bell hooks: She Beat The Odds

bell hooks: She Beat The Odds

bell was born in the Deep South. She knew at an early age that she wanted to become a writer however; everyone in her life discouraged her. bell was told that she was a woman (a girl) and she was supposed to fish for a husband and have children. Being a homemaker was to be her only priority in her culture.

While growing bell was taught to be afraid of people… “don’t’ trust them, they’re out to get you so growing up she only had one friend, and even that relationship was hard to nurture. Her family did not welcome her companion into their home, and whenever bell would stay late at the girl’s, house, she would be subsequently punished upon her late arrival home.

bell watched her father make her mother into his servant. He would work all day and come home to a clean home and a prepared meal, for that was what he expected. She watched her mother work hard all day doing these chores, and her father wouldn’t ever say thank you. Whenever her father had a hard day at work, he would take out all his anger on his wife (yell at her, shake her up, and jerk her around). bell decided that marriage was the privilege for the man, and she wanted no part in it.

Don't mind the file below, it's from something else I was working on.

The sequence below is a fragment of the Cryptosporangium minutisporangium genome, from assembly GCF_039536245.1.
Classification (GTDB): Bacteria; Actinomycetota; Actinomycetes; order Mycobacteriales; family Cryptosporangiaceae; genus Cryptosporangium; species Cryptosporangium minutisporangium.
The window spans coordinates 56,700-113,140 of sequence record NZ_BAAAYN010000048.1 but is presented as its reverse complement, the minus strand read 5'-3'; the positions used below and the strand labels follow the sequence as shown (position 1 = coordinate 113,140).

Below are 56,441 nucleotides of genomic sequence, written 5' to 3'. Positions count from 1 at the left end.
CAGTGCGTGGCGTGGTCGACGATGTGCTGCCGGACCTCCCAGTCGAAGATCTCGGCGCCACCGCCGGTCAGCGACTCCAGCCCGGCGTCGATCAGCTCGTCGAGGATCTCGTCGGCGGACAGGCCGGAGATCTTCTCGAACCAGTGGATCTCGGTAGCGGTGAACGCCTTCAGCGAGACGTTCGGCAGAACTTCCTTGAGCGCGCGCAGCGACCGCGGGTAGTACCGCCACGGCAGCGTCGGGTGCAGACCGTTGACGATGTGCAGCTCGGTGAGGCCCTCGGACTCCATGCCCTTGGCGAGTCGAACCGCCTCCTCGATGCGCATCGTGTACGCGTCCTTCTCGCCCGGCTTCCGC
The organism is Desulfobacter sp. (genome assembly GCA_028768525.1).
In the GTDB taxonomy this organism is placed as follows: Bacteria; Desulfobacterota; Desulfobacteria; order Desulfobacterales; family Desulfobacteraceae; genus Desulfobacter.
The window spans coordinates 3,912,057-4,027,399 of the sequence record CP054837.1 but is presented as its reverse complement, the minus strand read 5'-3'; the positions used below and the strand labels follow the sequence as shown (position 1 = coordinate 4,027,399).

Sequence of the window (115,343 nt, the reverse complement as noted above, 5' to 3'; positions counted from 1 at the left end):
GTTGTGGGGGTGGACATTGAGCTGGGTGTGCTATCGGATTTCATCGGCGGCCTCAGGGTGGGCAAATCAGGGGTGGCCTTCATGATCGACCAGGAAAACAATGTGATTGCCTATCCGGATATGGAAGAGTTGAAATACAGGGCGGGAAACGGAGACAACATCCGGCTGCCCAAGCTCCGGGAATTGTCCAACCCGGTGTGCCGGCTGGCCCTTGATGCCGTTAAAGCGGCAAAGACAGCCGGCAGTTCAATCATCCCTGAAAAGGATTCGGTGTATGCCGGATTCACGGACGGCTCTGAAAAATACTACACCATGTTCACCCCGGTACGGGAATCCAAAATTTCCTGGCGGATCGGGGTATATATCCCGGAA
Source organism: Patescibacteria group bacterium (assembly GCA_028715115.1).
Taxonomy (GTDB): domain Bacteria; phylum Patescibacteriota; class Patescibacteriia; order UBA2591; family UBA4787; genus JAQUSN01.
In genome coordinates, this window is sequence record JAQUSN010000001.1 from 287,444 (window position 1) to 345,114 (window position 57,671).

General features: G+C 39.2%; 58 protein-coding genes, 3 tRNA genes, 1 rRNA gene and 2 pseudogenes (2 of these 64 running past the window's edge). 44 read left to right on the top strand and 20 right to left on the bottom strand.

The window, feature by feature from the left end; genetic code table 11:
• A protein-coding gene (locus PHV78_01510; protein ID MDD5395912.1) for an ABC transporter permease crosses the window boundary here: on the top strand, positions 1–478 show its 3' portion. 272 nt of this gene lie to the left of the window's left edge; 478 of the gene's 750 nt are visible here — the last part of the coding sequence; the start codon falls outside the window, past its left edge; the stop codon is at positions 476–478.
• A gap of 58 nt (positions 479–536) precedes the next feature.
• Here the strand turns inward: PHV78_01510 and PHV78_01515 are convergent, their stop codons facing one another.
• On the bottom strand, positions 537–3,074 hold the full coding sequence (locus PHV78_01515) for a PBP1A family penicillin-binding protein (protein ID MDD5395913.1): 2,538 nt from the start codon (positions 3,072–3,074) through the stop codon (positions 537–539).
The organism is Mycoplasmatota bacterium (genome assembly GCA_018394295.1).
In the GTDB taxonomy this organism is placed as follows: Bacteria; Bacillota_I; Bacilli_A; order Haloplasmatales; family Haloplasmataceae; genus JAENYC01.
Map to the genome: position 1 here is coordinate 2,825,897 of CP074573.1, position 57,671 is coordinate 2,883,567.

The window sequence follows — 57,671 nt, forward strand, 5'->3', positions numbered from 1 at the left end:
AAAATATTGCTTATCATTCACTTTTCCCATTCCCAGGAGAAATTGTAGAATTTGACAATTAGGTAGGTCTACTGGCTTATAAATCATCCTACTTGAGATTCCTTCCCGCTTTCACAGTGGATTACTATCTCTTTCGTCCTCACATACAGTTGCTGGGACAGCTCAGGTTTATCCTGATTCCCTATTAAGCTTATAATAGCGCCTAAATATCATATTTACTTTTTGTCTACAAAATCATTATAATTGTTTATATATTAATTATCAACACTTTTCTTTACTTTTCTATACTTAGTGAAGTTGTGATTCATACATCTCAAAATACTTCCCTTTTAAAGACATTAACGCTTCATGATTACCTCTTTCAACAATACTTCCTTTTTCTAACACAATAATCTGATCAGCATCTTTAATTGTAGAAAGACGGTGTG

Through her strife, bell decided to become friends with the library; it was her sanctuary, her refuge. She would read for hours. She initially read romantic books but was disillusioned with the fiction, so she began reading poetry and in being inspired by the words, she began to write poetry herself.

Again, it was difficult for her to pursue her passions because her family tried to dilute her wants when she was a teenager, her family tried to set up with a boyfriend, yet they couldn’t understand why she didn’t want to be with a boy, so they called her “funny.” The more she retracted from her family’s matchmaking sentiments, she was pushed closer and closer to her female friend.

bell intentionally made herself unattractive. She noticed that the boys at her school liked the voluptuous girls so she didn’t eat much. Her wiry frame kept the men away. Even when she was in the library, the librarians gave her dissension for not being out looking for a husband.

She read Austin, Fitzgerald, Shakespeare, Hemingway, and Faulkner, which led to the inevitable conclusion that there was more to the world than the Deep South. She traveled/lived/learned about life through books.  Despite all her obstacles, she is a single woman, writing and teaching at University of California Los Angeles, (UCLA)

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